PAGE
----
Field trips are fun diversions from the classroom; they offer a valuable change of scenery for students and new opportunities for learning. But, in spite of this newness, one stubborn issue remains: device distraction.
Teachers know that smartphone issues don't just get left behind when students board the bus to head to a local museum. In fact, the excitement of being outside of school can lead to even more distracted phone-checking. There's an easy fix: banning phones. But a no-phone policy misses a potential learning opportunity.
Great field trips are never just about art, history, or science; they're about life. Now, I know that sounds grandiose, but hear me out. Think back to your favorite field trips: You probably didn't learn all that much stuff -- you know facts, dates, and so on -- but I bet you did get excited about learning itself. In my mind, a great field trip is less about what's learned and more about the joy of learning itself. By going on field trips, students get exposed to fun, enriching opportunities in their communities. They learn that an art gallery isn't stuffy and inaccessible but playful and welcoming.
So what does this have to do with phones?
Banning phones on field trips sends the opposite message. It tells students that what they're doing is serious, academic business. It associates the places that you go on field trips with the rules and restrictions of school. A device ban also doesn't acknowledge that for our students, smartphones are essential tools for processing and documenting the world.
For our students, smartphones are essential tools for processing and documenting the world.
Think about it this way: While phones might be distracting on a field trip, they're also impossibly cool, offering students opportunities to go beyond the info on an exhibit's placard and document their experiences and communicate with peers. A field trip offers the perfect platform to show students how phones can offer extra context to their experiences, not distracting but enhancing.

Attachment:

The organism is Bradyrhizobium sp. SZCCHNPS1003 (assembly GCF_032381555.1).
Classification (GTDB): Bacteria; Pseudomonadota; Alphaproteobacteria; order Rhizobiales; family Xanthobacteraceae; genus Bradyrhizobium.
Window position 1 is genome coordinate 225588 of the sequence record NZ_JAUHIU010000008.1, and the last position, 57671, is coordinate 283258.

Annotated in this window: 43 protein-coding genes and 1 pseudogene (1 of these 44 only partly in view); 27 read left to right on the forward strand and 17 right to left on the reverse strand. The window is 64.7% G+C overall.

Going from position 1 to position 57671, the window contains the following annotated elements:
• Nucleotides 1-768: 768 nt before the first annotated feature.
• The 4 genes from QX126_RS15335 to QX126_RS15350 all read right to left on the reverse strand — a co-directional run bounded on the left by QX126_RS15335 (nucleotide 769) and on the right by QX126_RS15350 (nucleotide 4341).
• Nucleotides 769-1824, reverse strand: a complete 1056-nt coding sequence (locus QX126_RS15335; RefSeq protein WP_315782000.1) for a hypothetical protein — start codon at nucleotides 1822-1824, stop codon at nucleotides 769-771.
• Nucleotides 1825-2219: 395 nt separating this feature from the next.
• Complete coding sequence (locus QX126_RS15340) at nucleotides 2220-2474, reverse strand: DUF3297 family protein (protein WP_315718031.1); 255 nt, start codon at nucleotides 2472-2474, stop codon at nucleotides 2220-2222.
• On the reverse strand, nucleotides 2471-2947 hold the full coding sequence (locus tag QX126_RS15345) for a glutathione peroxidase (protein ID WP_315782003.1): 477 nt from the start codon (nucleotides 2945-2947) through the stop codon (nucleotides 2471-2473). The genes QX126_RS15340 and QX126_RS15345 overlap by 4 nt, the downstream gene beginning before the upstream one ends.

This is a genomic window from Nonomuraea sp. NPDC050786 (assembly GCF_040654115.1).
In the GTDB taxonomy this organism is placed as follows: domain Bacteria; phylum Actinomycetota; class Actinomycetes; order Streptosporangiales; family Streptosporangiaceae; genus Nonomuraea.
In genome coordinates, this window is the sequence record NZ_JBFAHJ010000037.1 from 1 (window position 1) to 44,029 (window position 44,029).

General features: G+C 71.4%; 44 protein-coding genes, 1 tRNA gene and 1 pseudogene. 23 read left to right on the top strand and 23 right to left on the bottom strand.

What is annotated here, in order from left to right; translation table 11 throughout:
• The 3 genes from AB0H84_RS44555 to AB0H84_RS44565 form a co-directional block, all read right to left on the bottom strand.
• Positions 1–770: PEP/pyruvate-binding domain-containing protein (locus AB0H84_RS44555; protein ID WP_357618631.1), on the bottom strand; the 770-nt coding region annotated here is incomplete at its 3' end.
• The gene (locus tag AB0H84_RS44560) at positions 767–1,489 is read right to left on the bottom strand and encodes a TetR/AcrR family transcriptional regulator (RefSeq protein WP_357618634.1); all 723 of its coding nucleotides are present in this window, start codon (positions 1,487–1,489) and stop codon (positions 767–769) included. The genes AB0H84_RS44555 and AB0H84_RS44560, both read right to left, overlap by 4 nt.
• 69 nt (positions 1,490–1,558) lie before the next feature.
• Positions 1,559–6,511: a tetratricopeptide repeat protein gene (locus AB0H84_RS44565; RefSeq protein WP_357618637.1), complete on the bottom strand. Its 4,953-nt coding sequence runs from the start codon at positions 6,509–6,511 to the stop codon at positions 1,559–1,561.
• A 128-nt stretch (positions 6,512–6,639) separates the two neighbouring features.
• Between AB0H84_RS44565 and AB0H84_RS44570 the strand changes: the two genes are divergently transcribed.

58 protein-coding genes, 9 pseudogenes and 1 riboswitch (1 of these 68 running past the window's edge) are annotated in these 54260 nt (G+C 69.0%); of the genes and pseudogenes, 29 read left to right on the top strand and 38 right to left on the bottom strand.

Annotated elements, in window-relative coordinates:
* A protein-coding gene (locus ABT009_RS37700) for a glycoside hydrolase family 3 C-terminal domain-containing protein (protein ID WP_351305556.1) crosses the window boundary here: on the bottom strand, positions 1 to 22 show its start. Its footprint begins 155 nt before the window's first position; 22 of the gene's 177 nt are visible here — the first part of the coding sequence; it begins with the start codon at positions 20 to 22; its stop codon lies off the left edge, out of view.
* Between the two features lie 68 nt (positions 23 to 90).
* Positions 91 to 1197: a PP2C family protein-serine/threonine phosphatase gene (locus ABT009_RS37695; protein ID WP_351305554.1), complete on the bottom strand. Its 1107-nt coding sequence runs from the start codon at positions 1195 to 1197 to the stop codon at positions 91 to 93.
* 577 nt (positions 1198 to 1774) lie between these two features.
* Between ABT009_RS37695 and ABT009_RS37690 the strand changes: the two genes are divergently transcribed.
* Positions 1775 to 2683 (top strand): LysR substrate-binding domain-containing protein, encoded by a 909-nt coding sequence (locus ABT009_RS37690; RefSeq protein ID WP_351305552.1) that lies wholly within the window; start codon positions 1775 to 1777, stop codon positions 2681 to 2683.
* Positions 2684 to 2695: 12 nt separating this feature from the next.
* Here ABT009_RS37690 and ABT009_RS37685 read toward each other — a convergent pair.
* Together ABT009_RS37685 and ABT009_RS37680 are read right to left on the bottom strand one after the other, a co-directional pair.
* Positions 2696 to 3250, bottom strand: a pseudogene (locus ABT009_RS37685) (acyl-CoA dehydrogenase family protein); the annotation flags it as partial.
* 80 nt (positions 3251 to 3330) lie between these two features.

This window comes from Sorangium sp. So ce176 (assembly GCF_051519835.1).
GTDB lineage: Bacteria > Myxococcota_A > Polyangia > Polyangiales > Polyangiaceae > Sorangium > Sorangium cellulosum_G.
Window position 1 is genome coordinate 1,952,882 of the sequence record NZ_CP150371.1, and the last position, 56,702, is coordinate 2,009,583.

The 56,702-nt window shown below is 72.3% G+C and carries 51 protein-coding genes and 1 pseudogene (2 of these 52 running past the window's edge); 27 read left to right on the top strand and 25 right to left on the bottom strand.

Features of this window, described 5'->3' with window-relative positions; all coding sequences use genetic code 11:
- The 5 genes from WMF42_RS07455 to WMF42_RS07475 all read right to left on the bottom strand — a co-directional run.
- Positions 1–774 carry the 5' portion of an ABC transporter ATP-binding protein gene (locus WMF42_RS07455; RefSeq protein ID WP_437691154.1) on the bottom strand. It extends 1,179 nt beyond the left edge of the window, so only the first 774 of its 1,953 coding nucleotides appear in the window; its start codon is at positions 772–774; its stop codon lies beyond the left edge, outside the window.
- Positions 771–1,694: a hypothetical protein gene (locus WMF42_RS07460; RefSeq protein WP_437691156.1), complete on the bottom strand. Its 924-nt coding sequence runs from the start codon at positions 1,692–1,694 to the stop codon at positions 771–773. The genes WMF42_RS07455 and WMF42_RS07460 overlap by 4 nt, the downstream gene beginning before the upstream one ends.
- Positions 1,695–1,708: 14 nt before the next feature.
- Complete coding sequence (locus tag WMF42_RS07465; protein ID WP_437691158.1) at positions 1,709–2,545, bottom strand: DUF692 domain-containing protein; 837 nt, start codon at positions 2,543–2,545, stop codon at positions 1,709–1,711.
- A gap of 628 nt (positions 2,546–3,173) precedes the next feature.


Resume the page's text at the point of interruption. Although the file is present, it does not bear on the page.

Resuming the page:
Different field trip locations will likely have photo and/or phone policies, so check with them first before committing to a particular activity. For many classrooms, it'll also be useful to set up some baseline restrictions and scaffolding for device use. For example, consider blocking out times during the field trip where students can use them freely, use them just for school purposes, and not at all. You might even bring along some colored flags you can hold up to signal these changes (e.g., holding up a green flag means students can use devices freely). Finally, consider assessing students on how well they adhere to your device-use guidelines during the field trip. Build this into the rubric of the overall field trip project or assignment.
A field trip offers the perfect platform to show students how phones can offer extra context to their experiences, not distracting but enhancing.
So what would be some fun activities to get students using their phones productively on a field trip? Here are a few quick ideas.
Selfie Scavenger Hunt
Visit the field trip location first, or check it out online. Identify some objects or exhibits that you want students to visit. Write up short, slightly ambiguous descriptions of their locations. On the field trip, students will need to find these things and take selfies in front of them. After the field trip, students can attach their pictures to the descriptions you wrote and write a reflective piece about why the object or exhibit is significant.
If the field trip is to a place with a lot of different things to see (e.g., a zoo, museum, or gallery), have students use their phones to take pictures and record the locations of their five to 10 highlights. After the field trip, have students write up a walking guide to the place they visited with a map, pictures, and interesting facts or information to support their highlights.
(This idea would work best for places with curator placards/captions that accompany an artifact or exhibit like an art gallery, a history museum, or a science museum but could be adapted to a few other types of field trip locations.)
As students browse the field trip location, have them take pictures of their favorite exhibits and the accompanying placards. After the field trip, have them do research or reflect more on the exhibit and rewrite the placard based on what they find out. Teachers can then share these revised exhibits online for all students to see. If a field trip location has docents, tour guides, or on-site experts, students could also ask these people questions and record them with their phone's audio recorder for transcription.
One final note: Let's be real. There's still gonna be distraction and behavior issues. That's just a part of field trips. But by including phones in your planning, field trips can offer students a unique opportunity to learn about and practice responsible, intellectually curious behavior in an authentic environment.
Top image courtesy of Allison Shelley/The Verbatim Agency for American Education: Images of Teachers and Students in Action.